So don’t, and when we would get called out, moms would be stressed or they’re just not interested in eating, they’re seven months old and they just won’t eat as much as I think they should. They’re not going to, and that’s totally okay. And it’s totally okay if they do, but most of their nutrients are still going to be coming from breast milk or formula until they’re about a year old.

So you have time to get this whole first foods and figuring that out because it’s going to take a little bit.

Helen Thompson: After you mentioned that, how much should you give them to begin with?

Bekah Shephard: Of the first foods? Usually you just start with, with one meal a day, you know, and you could break it up into a small, like if you do one jar of baby food, you could split that up and do a little bit in the morning and a little bit in the evening if you wanted, or you could just do one and they probably won’t eat that whole jar.

If you were to get it. I usually pureed our own and I put it into little ice cube trays, and then we’d warm up, like, you know, one ice cube thing. So I’m used to saying give them one little ice cube.

Helen Thompson: Yeah. I think pureed foods the jars can be very sugary. That’s why I’d always recommend to a mum to puree it themselves, like you’re saying, because you know exactly what’s in it.

Bekah Shephard: Recently there’s been a couple of different companies where they’re like, oh, we found this in it or we found that in it. So it was a little scary. And really when you buy a squash, you can make a ton of meals for that for your kiddo out of just one squash. So it’s really, it’s actually more cost-effective, to buy the vegetables yourself, steam them up, puree them and then you have a whole assortment and you know exactly what’s in ’em.

So, but yeah, it usually in the beginning, it’s just starting with and it’s going to be a small meal and it’s just one meal a day for a couple months, and then you can increase it as baby’s interest grows, you know? And sometimes in the beginning, when you first start it, you might feel disappointed because you’re like, well, I made this meal and they only took like two bites and they’re done.

It’s totally okay, baby doesn’t have to eat the whole thing. It’s just getting them used to it and the different textures and that kind of thing.

Helen Thompson: An avocado and banana are good. Aren’t they?

Bekah Shephard: Yes, banana, banana. I just said it like you, they can be constipating so you do want to be careful with those ones. But avocado is fantastic because it’s got healthy fats in it for baby and healthy fats are what, what babies need, absolutely. And it’s super mushable and those ones are easy. You can just slice them and they can try grabbing ’em.

Helen Thompson: That’s easy and even fruit. What about, apple? No, because that’s too hard unless you puree it. Strawberries probably not…

Bekah Shephard: Well, blueberries, unless you’re pureeing them, I would wait. I mean, you can get blueberries and kind of squish ’em kind of thing. And they can norm up a little bit, but I didn’t start blueberries with mine until I think they were probably like 9 months, 10 months or so.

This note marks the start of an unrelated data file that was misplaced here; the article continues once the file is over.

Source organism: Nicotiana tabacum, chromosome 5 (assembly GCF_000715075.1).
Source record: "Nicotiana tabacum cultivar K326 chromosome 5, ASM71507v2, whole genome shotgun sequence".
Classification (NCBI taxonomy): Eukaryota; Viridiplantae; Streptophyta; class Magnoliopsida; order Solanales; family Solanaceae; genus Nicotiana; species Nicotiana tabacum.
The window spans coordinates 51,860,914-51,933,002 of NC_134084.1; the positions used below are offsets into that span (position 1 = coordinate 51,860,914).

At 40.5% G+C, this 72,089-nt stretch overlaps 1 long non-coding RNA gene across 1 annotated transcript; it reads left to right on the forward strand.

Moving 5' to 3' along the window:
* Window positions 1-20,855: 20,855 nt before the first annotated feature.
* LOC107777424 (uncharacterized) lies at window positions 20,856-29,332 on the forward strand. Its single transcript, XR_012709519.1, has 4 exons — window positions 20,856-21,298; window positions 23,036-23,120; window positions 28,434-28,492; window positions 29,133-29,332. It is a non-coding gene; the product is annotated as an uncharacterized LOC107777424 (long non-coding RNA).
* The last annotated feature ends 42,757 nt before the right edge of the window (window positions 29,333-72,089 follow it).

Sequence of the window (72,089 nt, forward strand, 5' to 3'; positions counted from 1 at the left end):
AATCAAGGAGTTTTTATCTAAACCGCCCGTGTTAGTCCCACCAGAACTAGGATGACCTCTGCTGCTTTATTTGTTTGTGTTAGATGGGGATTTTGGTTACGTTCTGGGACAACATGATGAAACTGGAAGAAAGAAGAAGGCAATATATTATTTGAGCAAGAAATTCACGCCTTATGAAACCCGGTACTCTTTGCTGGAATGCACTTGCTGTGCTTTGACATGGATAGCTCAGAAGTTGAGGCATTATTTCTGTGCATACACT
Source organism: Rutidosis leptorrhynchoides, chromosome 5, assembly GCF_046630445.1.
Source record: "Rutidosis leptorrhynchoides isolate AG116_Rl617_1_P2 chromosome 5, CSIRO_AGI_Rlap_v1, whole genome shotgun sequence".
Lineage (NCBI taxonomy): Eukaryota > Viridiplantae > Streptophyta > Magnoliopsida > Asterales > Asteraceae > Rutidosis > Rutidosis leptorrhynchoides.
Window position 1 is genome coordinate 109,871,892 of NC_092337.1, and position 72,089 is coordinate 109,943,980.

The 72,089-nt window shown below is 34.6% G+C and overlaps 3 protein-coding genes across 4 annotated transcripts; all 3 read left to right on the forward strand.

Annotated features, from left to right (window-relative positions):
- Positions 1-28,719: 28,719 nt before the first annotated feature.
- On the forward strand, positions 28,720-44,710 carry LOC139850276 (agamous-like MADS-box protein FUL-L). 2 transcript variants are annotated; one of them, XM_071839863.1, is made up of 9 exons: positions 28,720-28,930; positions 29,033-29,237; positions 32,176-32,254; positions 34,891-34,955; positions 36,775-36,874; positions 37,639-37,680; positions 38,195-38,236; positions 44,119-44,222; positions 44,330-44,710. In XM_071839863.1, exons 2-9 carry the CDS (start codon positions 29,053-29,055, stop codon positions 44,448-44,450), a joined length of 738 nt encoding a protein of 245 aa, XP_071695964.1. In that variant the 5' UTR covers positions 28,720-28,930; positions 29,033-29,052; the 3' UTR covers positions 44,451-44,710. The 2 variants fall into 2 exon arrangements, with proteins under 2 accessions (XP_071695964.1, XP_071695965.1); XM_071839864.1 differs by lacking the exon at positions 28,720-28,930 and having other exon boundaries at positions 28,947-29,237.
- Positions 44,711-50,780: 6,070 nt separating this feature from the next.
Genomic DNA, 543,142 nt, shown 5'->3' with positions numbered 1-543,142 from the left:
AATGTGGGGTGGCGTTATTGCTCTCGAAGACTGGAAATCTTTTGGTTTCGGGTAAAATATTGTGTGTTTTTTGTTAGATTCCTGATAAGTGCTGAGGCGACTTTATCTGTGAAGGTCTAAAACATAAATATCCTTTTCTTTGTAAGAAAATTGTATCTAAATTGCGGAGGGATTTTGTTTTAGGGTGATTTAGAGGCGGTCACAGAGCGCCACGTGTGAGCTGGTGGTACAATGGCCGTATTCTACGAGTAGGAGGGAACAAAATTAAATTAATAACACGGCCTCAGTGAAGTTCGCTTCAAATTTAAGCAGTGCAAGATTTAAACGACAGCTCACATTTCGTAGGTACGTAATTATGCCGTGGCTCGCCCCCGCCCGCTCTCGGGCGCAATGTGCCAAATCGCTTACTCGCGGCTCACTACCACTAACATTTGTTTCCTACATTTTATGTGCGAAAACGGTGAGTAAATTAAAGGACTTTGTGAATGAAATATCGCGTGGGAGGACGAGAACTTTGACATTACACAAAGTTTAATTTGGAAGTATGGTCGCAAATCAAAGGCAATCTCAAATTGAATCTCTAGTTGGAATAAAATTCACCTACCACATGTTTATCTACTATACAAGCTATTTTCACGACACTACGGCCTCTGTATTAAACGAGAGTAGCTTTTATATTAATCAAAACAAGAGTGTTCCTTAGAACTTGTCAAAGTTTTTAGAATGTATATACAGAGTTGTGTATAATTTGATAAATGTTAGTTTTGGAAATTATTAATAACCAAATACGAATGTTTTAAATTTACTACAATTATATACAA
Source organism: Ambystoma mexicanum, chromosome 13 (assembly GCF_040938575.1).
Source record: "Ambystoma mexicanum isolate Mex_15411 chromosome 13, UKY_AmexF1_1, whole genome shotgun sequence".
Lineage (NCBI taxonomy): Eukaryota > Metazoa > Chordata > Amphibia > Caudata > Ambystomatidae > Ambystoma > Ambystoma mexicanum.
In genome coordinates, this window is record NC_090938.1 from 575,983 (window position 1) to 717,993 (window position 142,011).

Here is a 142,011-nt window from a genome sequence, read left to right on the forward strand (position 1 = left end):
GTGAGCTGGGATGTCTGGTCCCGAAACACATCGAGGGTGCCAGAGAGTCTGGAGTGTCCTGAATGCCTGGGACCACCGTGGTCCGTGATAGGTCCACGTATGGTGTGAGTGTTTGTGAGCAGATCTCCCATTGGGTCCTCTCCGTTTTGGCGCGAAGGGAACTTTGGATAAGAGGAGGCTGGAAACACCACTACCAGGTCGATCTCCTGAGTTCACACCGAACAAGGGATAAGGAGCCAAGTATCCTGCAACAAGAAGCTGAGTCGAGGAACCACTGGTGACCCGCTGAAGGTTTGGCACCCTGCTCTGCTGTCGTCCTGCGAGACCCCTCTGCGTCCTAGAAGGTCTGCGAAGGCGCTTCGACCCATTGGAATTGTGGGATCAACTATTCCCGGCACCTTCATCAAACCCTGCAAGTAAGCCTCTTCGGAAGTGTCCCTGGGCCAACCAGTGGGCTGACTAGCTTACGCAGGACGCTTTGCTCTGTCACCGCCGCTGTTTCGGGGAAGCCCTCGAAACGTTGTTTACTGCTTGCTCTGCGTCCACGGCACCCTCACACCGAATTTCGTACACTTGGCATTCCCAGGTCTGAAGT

So if you were to do ’em, you’d want to squish them first so that they’re not in the round form.

Helen Thompson: Yes, I’m quite imaginative. I could probably come up with something, but the first time mum, they might be thinking what fruits can we give them?

Bekah Shephard: For my kiddos, I did all the squashes. So you do pumpkin, you do butternut, you can do zucchini and yellow squash. They tend to be a little bit runnier though and once you get past doing the single foods, so, you know, your kiddo doesn’t have any issues, sometimes what I would do is I would add in a fruit to the butternut squash. So I’d add in a few apples and it would sweeten it up a little bit and it was kind of more of like a treat kind of thing. So we would do butternut squash and apples, we would do acorn squash and apples or bananas.

But again, just watch out for constipation. So pay attention to your baby’s poop. Gosh, my oldest is seven. My youngest is four. So it’s been a little bit since I made baby food.

There’s a lot of squashes and really any of ’em. I mean, as long as they’re not too thin and they’re not too thick, you know, any of them could be added a little bit of water to it, or breast milk to it. And they can be thinned up a bit if they end up being too thick.

Helen Thompson: You add a bit of formula to it as well. I suppose you can.

Bekah Shephard: You could. If any of them are too thick and you don’t want to add something else to it, yeah. I loved to with my kiddos they made those little mesh baggies and you’d stick the fruit in them and then you close it up and they just suck on it. My kids loved it. They were great for teething time. Yes. Those were, those were fantastic for teething. So I liked those.

Helen Thompson: Yeah. And also with the pumpkin cubes, they’d be good for teething as well because they can suck on those.

Bekah Shephard: Yep. If it’s in one of those mesh things.

Helen Thompson: A while ago I did a podcast on solids with somebody who is a nutritionist and I can’t remember exactly what it was she said, but she said that she used to take the skin off and just freeze the bananas. And when they were teething, they could actually suck on a banana because it was soft, but also cold, so that it helped with teething as well.